Somanathapura, a standing testimony to Hoysala craftsmanship

With its exquisite carvings and magnificent stone work, the Somanathapura temple is a treat for the eyes. Pay a visit to step back in time.

View of the Somanathapura temple from the porch entrance. Pic: Wikimedia Commons

The temple at Somanathapura took 58 years to build with 500 sculptors ceaselessly working on it. A true work of art, the Gods come alive in the stones of Somanathapura.  The stone figurines speak to you, be it is the ornately carved temple ceilings, the intricately carved pillars or the heavily sculpted star shaped Trikuta style temple of Somanathapura.  Somanathapura as the name suggests, is not a Shiva temple; it is a famous Hoysala styled Keshava temple.

A brief history

The temple was constructed in 1268 AD by commander of the Hoysala army, Somanatha, under the Hoysala king Narasimha III.  The temple boasts of three idols – Keshava, Krishna and Janardhana, and is one of the many fascinating temples constructed by Hoysalas in Karnataka.  The temple is made of soap stone, a malleable stone to work with and, was sculpted by various sculptors, the most famous among them being Mallithamma, who is said to have sculpted a majority of the carvings found in the temple.  

Somanathapura is a Trikuta style star-shaped temple and has been built on an elevated platform. The original idol of Keshava was demolished by Mughal invaders, and since then the temple has ceased hosting religious ceremonies and functions. The temple has an image of Keshava brought in by the Archaeological Survey of India (ASI). This is flanked by Krishna and Janardhana on its left and right respectively. The intricately carved door of the temple was also restored by ASI in 1958.

The temple architecture

At the entrance of the temple, lies a stone slab with details about the temple, its festivals and grants donated from 1269 to 1550 AD in hale (old) Kannada inscriptions. Inside the temple, you can find decorative ceilings with patterns of banana flowers, lotus buds etc. The temple has a square shaped navaranga (congregation hall) which served as a dance floor to the devadasis of yesteryear. At the right, there is the statue of Janardhana with four shoulders. If you observe closely, you will find that his chest styled in the form of cow’s face.

The intricately carved ceiling of the temple. Pic: Usha Hariprasad

The ventilation ducts around the temple are dual shaped – stars from the inside and squares on the outside. On the outer wall you can find carvings of rows of elephants signifying strength, above it rows of horses for speed and finally, gods and goddesses in different poses. Some notable figures here are Dhanvantri, the god of medicine, Vishnu in his various avatars, Durga slaying the demon Mahishasura and the king of gods, Indra – all sharing a space on the outer walls. There are also various scenes from Ramayana and Mahabharata depicted on the walls.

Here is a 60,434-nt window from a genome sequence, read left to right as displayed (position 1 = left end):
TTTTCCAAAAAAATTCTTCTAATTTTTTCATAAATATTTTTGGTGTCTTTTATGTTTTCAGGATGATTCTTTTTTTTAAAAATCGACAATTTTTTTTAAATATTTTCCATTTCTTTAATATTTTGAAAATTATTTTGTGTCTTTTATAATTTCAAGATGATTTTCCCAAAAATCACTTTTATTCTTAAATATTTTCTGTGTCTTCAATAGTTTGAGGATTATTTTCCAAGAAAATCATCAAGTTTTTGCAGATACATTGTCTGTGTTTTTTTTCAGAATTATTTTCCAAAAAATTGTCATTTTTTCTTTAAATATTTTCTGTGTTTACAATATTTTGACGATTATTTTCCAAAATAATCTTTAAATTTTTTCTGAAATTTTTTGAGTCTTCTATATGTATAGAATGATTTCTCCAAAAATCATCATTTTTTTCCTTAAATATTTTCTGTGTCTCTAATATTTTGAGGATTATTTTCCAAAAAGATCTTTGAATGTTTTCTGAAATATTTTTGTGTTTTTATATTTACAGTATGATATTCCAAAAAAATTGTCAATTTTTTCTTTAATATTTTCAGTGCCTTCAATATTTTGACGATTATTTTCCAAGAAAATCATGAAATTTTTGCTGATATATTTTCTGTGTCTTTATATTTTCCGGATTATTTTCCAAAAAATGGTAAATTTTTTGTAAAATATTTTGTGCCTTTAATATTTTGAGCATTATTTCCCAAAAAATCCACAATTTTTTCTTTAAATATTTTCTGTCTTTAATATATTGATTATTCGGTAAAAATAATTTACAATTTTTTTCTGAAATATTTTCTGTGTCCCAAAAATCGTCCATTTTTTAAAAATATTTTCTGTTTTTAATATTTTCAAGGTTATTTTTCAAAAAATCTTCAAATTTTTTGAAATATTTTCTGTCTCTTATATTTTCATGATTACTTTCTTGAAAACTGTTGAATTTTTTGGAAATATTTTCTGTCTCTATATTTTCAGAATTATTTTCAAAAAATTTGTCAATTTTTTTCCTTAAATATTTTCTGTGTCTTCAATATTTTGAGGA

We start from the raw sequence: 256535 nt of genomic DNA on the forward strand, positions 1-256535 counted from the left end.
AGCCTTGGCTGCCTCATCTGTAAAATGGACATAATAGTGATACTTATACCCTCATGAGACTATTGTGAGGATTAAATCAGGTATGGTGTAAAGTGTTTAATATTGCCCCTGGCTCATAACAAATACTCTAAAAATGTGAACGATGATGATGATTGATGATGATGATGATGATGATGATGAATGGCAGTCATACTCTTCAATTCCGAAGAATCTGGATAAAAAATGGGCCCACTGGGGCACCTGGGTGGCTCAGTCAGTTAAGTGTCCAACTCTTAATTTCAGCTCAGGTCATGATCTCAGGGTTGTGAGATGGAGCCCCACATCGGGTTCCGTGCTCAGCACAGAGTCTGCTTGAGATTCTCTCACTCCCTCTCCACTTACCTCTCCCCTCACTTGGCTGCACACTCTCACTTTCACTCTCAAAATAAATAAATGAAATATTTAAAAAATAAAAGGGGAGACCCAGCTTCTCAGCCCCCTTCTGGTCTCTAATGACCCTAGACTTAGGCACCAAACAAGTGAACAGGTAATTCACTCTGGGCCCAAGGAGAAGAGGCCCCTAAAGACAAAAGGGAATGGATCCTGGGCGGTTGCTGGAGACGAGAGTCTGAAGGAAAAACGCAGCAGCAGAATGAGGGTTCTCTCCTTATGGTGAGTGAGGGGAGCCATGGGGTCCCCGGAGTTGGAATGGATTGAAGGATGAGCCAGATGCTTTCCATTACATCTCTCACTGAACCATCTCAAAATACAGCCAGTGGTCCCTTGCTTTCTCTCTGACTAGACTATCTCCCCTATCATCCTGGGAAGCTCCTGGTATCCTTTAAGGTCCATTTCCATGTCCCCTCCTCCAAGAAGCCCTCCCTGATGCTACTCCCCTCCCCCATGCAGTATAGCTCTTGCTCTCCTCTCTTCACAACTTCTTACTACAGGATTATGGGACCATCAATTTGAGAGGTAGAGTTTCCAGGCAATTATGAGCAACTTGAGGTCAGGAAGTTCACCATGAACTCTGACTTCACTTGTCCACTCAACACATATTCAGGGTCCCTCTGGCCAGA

Look closely and you will be astonished to see intricate details on the sculptures such as finger rings, bracelets, even finger nails look exquisite. The sculptors have made the best use of the corner walls, by efficiently using the space to carve out various figures like two elephants with one head. As was the common practice during the reign of the Hoysalas, the names of the sculptors, like Mallithamma, Balayya and Bhamayya, are engraved on the walls besides their work.

The outer walls of the temple. Pic: Usha Hariprasad

The temple is on a raised base of 87×83 feet and is surrounded by 64 cells which earlier seated demi-gods. These have now been shifted to a museum by ASI. The outside of the temple has a tall lamp tower. In the past, lamps were lit at the top of the tower, to signal the surrounding villages and inform them that religious ceremonies were being performed at the temple.

How to get there?

Somanathapura is 140 kilometres away from Bangalore and it takes around three to four hours to get there. If you are going by car, drive along the Mysore road up to Mandya. Turn off at the Bannur road, and drive for another seven kilometres to reach Somanathapura. If you are driving on Kanakapura road, you need to take the deviation to Bannur road at Malavalli.

If you plan to travel by bus, you can board one towards Mysore and then catch another to T Narasipura which is around 14  kilometres from Somanathapura. From here, there are ample buses, auto and taxis that will take you to the temple. Alternatively, you can board a bus to Mandya, and then catch a KSRTC bus towards Bannur, and from there to Somanathapura.

Food and Accommodation

There are no good hotels at Somanathapura. You could check out hotels on Bangalore-Mysore highway or at T Narasipura or Mysore. If you are looking to spend the night, the nearest lodging facility is available at Mysore.

Additional Tips

  • Hire a guide to get detailed information about the temple history and its intricate carvings. You require a minimum of two hours to soak up the history of this place.

  • It is better to carry your own food and water, as there are very few eateries near the temple.

  • You could combine the temple visit with a trip to Talakad and Shivanasamudra waterfalls as well.

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